Gazza is my hero

I never thought that I’d be writing a blog post in defence of Paul Gascoigne. I’m not much of a footie fan, and following a few haphazard, gin fuelled attempts at the game last term, I’ve been forced to concede that I am probably less John Terry, more Terry Wogan*. Indeed, as the words of Gazza’s fire-fighting PR agent resonated throughout Twitter (“He’s done what?! I’m having an evening meal in Mallorca! I am literally speechless!), I’ll admit I had an eyebrow raise of my very own.

According to that most trustworthy of publications, the Mirror, gung-ho Gaz is said to have brought: “a can of lager, some chicken, a mobile phone and something to keep warm” with him to gunman Raoul Moat. I find three out of four of these items reasonable wrisible, especially the lager. If there’s one thing a mentally unstable gunman on the loose probably doesn’t need, I’d assume it’s a cheeky pint and a packet of pork scratchings.
Anyway, my point is that whilst much of Gazza’s well-intentioned, super special rescue kit seems a little suspect, the chicken, I would argue, was spot on. Now sadly the Mirror has been a tad miserly on the details here, and us readers are left in suspense – no-one knows if the chicken was fried, battered, mousselined or fricasseed (I assume the first, if only for ease when travelling), but it is of no importance. Gazza’s paltry snack offering (get it?!), was spot on.

Food has, and always will be, a tremendous bridge builder. I’ve read numerous saucy articles recently (get it again?!), preaching the virtues of melted praline in hard to reach crevices, and to quote a 90 year old woman from my post office the other day “I’m fed up of reading about food and sex!”. While it’s a topic worthy of discussion (see previous post Sex and Souffle for more…), I’d say that the main reason I love food, is that it transcends all that for something more useful, and maybe important.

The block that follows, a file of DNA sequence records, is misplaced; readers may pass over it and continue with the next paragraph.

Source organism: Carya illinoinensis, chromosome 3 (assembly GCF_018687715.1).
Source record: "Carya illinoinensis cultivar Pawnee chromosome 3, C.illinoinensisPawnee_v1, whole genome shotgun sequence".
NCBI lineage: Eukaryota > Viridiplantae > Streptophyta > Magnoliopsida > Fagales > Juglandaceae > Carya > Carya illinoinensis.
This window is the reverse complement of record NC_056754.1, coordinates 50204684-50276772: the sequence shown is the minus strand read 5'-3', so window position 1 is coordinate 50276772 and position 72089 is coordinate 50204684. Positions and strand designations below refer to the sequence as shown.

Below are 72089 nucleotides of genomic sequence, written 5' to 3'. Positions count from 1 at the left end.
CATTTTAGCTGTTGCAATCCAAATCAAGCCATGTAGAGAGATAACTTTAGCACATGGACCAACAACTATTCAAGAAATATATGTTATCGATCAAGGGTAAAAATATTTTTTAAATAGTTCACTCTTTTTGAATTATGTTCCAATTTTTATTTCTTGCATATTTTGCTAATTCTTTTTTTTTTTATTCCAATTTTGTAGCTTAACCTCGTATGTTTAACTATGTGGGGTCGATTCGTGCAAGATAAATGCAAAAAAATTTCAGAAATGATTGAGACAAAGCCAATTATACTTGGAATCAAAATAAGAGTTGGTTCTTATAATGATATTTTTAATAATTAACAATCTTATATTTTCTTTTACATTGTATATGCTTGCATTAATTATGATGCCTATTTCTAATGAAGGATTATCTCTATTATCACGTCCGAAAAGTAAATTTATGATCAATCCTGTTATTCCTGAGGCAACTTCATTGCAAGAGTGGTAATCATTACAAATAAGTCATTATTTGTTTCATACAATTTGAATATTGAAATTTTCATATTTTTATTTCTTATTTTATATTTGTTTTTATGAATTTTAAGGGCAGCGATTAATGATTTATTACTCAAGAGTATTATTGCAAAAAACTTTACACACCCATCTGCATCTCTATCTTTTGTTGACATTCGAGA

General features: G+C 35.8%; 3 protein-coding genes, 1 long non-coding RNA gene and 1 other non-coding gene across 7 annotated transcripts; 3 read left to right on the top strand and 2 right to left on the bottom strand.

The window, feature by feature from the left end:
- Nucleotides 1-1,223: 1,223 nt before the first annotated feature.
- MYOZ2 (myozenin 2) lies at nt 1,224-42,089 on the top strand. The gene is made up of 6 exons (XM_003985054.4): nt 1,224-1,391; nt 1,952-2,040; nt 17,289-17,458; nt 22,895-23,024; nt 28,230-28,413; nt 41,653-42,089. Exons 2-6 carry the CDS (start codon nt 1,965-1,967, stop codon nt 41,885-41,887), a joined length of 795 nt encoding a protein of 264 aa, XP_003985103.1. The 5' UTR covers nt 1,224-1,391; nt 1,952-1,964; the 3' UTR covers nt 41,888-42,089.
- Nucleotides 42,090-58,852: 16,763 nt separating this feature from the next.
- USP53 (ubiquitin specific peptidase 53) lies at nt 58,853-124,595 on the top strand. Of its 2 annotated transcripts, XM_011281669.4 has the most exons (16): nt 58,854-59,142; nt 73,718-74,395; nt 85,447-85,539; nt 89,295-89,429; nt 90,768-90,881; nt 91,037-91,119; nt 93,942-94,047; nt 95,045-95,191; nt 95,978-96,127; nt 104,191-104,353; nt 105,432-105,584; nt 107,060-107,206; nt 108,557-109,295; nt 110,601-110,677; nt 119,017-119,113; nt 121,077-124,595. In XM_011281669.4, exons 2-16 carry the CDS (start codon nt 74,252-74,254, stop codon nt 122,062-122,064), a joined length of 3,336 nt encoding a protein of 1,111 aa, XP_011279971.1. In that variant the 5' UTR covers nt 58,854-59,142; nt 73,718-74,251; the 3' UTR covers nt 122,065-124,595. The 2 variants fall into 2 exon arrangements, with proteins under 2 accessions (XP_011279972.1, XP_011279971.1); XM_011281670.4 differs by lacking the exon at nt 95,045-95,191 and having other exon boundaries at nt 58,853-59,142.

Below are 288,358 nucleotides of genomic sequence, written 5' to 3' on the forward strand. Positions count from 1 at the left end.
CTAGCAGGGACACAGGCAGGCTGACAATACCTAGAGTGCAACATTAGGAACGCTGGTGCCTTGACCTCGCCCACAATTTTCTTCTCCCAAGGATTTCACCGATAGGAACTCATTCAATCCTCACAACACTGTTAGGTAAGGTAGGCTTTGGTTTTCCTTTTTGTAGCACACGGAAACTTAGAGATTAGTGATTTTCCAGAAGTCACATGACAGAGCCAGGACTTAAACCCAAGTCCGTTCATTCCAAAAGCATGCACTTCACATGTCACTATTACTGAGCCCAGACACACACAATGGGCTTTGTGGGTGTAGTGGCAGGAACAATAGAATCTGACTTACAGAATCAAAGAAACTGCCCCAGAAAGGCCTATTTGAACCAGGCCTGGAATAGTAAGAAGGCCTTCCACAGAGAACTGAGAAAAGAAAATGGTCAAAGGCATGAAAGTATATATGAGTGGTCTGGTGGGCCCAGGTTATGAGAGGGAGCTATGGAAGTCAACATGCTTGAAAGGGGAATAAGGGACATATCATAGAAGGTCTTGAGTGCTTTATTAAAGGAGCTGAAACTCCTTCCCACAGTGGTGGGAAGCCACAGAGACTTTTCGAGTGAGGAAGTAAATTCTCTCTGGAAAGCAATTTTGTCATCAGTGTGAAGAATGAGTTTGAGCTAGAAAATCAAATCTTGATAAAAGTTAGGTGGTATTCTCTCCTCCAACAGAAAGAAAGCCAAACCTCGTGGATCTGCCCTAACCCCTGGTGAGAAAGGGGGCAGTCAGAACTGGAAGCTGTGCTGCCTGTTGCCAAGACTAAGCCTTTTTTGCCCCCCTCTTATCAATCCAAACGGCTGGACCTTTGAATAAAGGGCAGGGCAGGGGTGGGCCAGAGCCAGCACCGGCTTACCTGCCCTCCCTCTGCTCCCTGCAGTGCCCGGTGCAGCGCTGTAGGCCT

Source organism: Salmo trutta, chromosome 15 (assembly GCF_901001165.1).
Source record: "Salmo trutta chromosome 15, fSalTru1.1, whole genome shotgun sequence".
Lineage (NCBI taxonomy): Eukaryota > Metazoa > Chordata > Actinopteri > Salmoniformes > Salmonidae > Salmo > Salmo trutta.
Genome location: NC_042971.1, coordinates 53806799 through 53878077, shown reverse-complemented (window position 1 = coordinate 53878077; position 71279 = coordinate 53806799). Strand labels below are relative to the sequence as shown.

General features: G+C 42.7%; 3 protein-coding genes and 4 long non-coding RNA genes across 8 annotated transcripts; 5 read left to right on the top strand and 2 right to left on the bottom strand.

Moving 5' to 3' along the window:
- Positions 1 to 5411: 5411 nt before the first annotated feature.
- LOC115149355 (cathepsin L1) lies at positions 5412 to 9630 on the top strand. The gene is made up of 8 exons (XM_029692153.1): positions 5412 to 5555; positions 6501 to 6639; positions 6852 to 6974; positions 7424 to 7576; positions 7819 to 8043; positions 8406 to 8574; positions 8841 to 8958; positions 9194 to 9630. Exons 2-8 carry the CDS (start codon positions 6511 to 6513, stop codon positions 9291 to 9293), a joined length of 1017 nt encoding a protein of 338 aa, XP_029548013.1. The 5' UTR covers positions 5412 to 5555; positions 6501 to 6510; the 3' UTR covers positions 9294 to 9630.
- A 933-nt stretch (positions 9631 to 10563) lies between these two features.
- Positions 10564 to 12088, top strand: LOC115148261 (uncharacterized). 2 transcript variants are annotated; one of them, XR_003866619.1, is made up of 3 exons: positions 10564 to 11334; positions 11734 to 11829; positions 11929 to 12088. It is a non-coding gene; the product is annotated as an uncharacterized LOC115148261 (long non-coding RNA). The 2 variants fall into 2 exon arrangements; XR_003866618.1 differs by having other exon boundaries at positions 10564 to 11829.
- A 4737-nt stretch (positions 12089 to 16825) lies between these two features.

For example ever been on, or had, a really bad French exchange? You know the kind, the one where your petit ami turns out to be into piercings, sulking and keeping out of direct sunlight, and you’re starting to wonder whether hitchhiking back from the Dordoigne would be safer than staying with the host family’s cross-eyed dad for another 10 days? In these kinds of grim situation, food is more than a staple, but a saviour.

Oui mes enfants, sharing the last, squished pain au chocolat with Clement or Laeticia often says more than “ou est le piscine?” or “j’aime bien le discotheque” ever could. Indeed, I’d even go so far as to venture that sucking up some mouth-watering, delicious spaghetti from a shared plate Lady and The Tramp stylie, can be infinitely preferable to either the awkward-turtle silence, or hysterical ramblings of many a mis-matched dinner companion.

I could easily go on about this forever, coming from a family which views food as literally the cure for everything (luckily no-one in our house is, as yet, obese). I will forever be known to my housemates as the girl who was unable to offer any words of comfort at all to my sobbing, emotionally traumatized chum in first-year, and instead proffered a cheesecake a timely two hours later. And I’m happy to say that it worked. As did the three chicken spicy Efes on several other upsetting evenings.

With this in mind, I really do think Gazza was on to something, something that maybe deserves a lot more serious consideration than given here. Whilst I’m sure that we’ve all turned to food for comfort at least once in our lives, the ability of it to join and connect people from different backgrounds, races or religions is extraordinary, and not something which I think is truly appreciated yet by the British. With that in mind, I’m off to offer my dad a pint and a bowl of Kettle Chips, because I shouted at him earlier for scratching my car. He took the paint off and everything…

*By the way, my dad has read over my shoulder and piped up that that joke doesn’t work at all, as apparently Terry Wogan is also quite good at football. As I don’t know many other footballers, and the ones I do know I can’t think of funny jokes (less Ashley Cole more Cheryl etc.) I’m just going to pretend he never said anything and stride on regardless.


  1. Don’t forget the fishing rod and dressing gown he was going to take him:


  2. This confused the bejebus out of me. I think I enjoyed it though.


  3. You are preaching to the choir with your French exchange story. Being 15, stuck in Germany, whilst your partner tells you about their imaginary friend, I could have definitely done with nipping out to the Tyne with Gazza to talk it through over some Chicken…